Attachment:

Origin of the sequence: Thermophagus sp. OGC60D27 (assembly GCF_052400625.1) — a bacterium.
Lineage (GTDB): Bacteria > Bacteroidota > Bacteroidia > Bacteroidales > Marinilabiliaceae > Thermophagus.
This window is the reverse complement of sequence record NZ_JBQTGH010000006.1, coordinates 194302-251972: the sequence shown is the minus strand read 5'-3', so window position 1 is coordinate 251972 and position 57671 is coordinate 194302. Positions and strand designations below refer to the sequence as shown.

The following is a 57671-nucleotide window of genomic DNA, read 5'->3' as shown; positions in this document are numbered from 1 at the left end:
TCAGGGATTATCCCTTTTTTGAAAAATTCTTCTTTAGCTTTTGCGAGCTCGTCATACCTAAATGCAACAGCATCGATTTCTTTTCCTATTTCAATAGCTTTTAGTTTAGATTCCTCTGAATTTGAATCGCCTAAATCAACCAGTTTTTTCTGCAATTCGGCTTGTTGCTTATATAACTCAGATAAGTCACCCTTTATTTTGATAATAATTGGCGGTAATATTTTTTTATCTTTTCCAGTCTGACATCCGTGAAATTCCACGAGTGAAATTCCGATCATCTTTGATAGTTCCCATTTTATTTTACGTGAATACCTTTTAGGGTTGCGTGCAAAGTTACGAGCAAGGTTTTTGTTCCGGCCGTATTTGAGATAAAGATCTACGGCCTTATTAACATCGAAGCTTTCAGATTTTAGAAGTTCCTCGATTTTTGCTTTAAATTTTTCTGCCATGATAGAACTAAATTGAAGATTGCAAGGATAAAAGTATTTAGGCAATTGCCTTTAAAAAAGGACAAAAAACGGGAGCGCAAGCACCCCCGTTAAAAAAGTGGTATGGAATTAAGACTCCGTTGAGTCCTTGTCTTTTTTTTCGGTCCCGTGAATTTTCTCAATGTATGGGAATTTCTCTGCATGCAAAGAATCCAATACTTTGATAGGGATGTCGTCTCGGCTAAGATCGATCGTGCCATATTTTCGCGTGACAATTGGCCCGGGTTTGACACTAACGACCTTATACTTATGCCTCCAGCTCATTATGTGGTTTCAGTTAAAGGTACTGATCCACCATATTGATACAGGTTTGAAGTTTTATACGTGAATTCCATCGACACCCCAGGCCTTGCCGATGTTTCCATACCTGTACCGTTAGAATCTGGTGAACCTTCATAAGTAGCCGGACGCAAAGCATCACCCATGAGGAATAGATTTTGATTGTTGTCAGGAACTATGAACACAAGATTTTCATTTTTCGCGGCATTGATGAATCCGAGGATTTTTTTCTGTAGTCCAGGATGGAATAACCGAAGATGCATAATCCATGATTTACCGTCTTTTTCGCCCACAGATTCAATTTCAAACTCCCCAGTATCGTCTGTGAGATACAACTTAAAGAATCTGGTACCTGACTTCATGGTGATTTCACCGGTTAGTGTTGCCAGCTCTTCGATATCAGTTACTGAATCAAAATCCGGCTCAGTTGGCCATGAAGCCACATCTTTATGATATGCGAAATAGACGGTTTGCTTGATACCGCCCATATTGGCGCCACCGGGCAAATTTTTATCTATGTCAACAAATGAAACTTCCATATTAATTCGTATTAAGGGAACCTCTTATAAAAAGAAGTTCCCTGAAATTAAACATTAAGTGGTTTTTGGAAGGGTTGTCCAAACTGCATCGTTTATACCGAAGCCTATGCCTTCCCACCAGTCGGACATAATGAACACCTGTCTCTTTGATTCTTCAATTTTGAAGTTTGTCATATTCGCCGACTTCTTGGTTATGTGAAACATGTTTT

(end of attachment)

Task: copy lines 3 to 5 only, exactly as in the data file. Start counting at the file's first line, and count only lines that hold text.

This window is the reverse complement of sequence record NZ_JBQTGH010000006.1, coordinates 194302-251972: the sequence shown is the minus strand read 5'-3', so window position 1 is coordinate 251972 and position 57671 is coordinate 194302. Positions and strand designations below refer to the sequence as shown.

The following is a 57671-nucleotide window of genomic DNA, read 5'->3' as shown; positions in this document are numbered from 1 at the left end:
TCAGGGATTATCCCTTTTTTGAAAAATTCTTCTTTAGCTTTTGCGAGCTCGTCATACCTAAATGCAACAGCATCGATTTCTTTTCCTATTTCAATAGCTTTTAGTTTAGATTCCTCTGAATTTGAATCGCCTAAATCAACCAGTTTTTTCTGCAATTCGGCTTGTTGCTTATATAACTCAGATAAGTCACCCTTTATTTTGATAATAATTGGCGGTAATATTTTTTTATCTTTTCCAGTCTGACATCCGTGAAATTCCACGAGTGAAATTCCGATCATCTTTGATAGTTCCCATTTTATTTTACGTGAATACCTTTTAGGGTTGCGTGCAAAGTTACGAGCAAGGTTTTTGTTCCGGCCGTATTTGAGATAAAGATCTACGGCCTTATTAACATCGAAGCTTTCAGATTTTAGAAGTTCCTCGATTTTTGCTTTAAATTTTTCTGCCATGATAGAACTAAATTGAAGATTGCAAGGATAAAAGTATTTAGGCAATTGCCTTTAAAAAAGGACAAAAAACGGGAGCGCAAGCACCCCCGTTAAAAAAGTGGTATGGAATTAAGACTCCGTTGAGTCCTTGTCTTTTTTTTCGGTCCCGTGAATTTTCTCAATGTATGGGAATTTCTCTGCATGCAAAGAATCCAATACTTTGATAGGGATGTCGTCTCGGCTAAGATCGATCGTGCCATATTTTCGCGTGACAATTGGCCCGGGTTTGACACTAACGACCTTATACTTATGCCTCCAGCTCATTATGTGGTTTCAGTTAAAGGTACTGATCCACCATATTGATACAGGTTTGAAGTTTTATACGTGAATTCCATCGACACCCCAGGCCTTGCCGATGTTTCCATACCTGTACCGTTAGAATCTGGTGAACCTTCATAAGTAGCCGGACGCAAAGCATCACCCATGAGGAATAGATTTTGATTGTTGTCAGGAACTATGAACACAAGATTTTCATTTTTCGCGGCATTGATGAATCCGAGGATTTTTTTCTGTAGTCCAGGATGGAATAACCGAAGATGCATAATCCATGATTTACCGTCTTTTTCGCCCACAGATTCAATTTCAAACTCCCCAGTATCGTCTGTGAGATACAACTTAAAGAATCTGGTACCTGACTTCATGGTGATTTCACCGGTTAGTGTTGCCAGCTCTTCGATATCAGTTACTGAATCAAAATCCGGCTCAGTTGGCCATGAAGCCACATCTTTATGATATGCGAAATAGACGGTTTGCTTGATACCGCCCATATTGGCGCCACCGGGCAAATTTTTATCTATGTCAACAAATGAAACTTCCATATTAATTCGTATTAAGGGAACCTCTTATAAAAAGAAGTTCCCTGAAATTAAACATTAAGTGGTTTTTGGAAGGGTTGTCCAAACTGCATCGTTTATACCGAAGCCTATGCCTTCCCACCAGTCGGACATAATGAACACCTGTCTCTTTGATTCTTCAATTTTGAAGTTTGTCATATTCGCCGACTTCTTGGTTATGTGAAACATGTTTT